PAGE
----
After being situated in this yoga practice and vibrating the sacred syllable om, the supreme combination of letters, if one thinks of the Supreme Personality of Godhead and quits his body, he will certainly reach the spiritual planets.

Purport
It is clearly stated here that om, Brahman, and Lord Kṛṣṇa are not different. The impersonal sound of Kṛṣṇa is om, but the sound Hare Kṛṣṇa contains om. It is clearly recommended in this age that if one quits his body at the end of this life chanting the mahāmantra, Hare Kṛṣṇa, he will reach the spiritual planets. Similarly, those who are devotees of Kṛṣṇa enter the Kṛṣṇa planet or Goloka Vṛndāvana, whereas the impersonalists remain in the brahmajyoti. The personalists also enter many innumerable planets in the spiritual sky known as Vaikuṇṭhas.

(Bg. 7.8)
raso ‘ham apsu kaunteya
prabhāsmi śaśi-sūryayoḥ
praṇavaḥ sarva-vedeṣu
śabdaḥ khe pauruṣaṁ nṛṣu

rasaḥ—taste; aham—I; apsu—in water; kaunteya—O son of Kuntī; prabhā asmi—I am the light; śaśi-sūryayoḥ—in the sun and the moon; praṇavaḥ—the three letters A.U.M.; sarva—in all; vedeṣu—in the Vedas; śabdaḥ—sound vibration; khe—in the ether; pauruṣam—ability; nṛṣu—in man.

O son of Kuntī [Arjuna], I am the taste of water, the light of the sun and the moon, the syllable om in the Vedic mantras; I am the sound in ether and ability in man.

Purport
This verse explains how the Lord is all-pervasive by His diverse material and spiritual energies. The Supreme Lord can be preliminarily perceived by His different energies, and in this way He is realized impersonally. As the demigod in the sun is a person and is perceived by his all-pervading energy, the sunshine, similarly, the Lord, although in His eternal abode, is perceived by His all-pervading, diffusive energies. The taste of water is the active principle of water. No one likes to drink sea water because the pure taste of water is mixed with salt. Attraction for water depends on the purity of the taste, and this pure taste is one of the energies of the Lord. The impersonalist perceives the presence of the Lord in water by its taste, and the personalist also glorifies the Lord for His kindly supplying water to quench man’s thirst. That is the way of perceiving the Supreme. Practically speaking, there is no conflict between personalism and impersonalism. One who knows God knows that the impersonal conception and personal conception are simultaneously present in everything and that there is no contradiction. Therefore Lord Caitanya established His sublime doctrine: acintya-bheda and abheda-tattvamsimultaneously one and different.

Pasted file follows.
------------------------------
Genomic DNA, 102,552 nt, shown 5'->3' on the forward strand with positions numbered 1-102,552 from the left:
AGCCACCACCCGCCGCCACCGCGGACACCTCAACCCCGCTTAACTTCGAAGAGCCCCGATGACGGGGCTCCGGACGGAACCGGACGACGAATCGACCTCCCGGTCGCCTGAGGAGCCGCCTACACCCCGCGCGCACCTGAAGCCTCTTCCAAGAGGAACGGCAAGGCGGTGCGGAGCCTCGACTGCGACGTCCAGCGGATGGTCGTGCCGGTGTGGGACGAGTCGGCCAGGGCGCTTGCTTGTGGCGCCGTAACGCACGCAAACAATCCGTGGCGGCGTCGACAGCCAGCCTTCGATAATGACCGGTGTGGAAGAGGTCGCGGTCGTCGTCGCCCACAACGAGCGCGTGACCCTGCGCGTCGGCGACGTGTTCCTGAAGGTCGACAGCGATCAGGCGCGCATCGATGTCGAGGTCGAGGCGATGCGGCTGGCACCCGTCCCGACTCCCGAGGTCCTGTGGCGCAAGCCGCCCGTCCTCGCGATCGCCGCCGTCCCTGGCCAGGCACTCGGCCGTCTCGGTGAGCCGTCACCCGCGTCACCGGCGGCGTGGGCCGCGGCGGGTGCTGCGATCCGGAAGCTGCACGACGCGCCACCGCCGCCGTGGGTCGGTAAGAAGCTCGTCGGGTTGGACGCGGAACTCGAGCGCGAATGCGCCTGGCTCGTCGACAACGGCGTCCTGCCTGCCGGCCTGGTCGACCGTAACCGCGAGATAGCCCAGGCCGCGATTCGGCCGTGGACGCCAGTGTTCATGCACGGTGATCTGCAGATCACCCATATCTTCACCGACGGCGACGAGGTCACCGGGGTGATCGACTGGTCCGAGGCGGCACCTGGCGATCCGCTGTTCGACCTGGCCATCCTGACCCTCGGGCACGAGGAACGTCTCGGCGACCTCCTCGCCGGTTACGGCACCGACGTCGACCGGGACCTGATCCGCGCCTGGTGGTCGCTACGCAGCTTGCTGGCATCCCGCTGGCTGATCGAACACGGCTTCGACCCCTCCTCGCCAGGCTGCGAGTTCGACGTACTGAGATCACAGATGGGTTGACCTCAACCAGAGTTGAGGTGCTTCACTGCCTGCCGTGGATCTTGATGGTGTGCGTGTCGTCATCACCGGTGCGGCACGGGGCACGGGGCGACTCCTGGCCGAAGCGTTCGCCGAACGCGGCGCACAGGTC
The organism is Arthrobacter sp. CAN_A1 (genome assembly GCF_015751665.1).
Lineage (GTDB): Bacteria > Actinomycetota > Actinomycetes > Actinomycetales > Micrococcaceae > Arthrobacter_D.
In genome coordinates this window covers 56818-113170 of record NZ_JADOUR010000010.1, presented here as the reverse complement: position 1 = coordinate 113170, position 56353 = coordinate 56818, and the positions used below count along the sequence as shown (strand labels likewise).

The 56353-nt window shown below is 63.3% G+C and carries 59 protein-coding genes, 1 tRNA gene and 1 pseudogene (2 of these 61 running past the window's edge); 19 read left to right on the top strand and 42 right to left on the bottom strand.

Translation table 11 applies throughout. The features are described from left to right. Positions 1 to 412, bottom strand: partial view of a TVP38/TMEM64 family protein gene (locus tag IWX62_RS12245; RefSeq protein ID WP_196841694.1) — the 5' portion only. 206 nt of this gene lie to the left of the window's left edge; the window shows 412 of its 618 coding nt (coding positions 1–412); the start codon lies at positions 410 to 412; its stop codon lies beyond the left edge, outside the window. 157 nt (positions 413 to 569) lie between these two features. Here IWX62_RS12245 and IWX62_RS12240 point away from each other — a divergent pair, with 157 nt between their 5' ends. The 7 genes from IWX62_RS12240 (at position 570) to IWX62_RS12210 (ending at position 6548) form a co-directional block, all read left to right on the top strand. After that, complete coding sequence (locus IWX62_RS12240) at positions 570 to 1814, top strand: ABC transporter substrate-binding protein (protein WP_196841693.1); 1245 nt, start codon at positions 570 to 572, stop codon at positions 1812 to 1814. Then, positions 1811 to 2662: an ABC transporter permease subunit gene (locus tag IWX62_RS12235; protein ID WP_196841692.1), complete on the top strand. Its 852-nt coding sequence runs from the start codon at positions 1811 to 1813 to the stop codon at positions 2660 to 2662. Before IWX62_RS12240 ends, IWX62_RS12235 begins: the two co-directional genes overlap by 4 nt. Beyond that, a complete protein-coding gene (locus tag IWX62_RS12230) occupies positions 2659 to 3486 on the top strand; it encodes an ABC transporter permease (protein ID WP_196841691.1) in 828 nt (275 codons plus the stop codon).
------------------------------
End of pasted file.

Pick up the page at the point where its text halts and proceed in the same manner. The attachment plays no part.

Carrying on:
The light of the sun and the moon is also originally emanating from the brahmajyoti, which is the impersonal effulgence of the Lord. Similarly praṇava or the omkāra transcendental sound used in the beginning of every Vedic hymn to address the Supreme Lord also emanates from Him. Because the impersonalists are very much afraid of addressing the Supreme Lord Kṛṣṇa by His innumerable names, they prefer to vibrate the transcendental sound omkāra. But they do not realize that omkāra is the sound representation of Kṛṣṇa. The jurisdiction of Kṛṣṇa consciousness extends everywhere, and one who knows Kṛṣṇa consciousness is blessed. Those who do not know Kṛṣṇa are in illusion, and so knowledge of Kṛṣṇa is liberation, and ignorance of Him is bondage.

1 Comment (+add yours?)

  1. portillomorales
    Jul 26, 2012 @ 15:26:40

    Hare Krishna! Thank you.

    Reply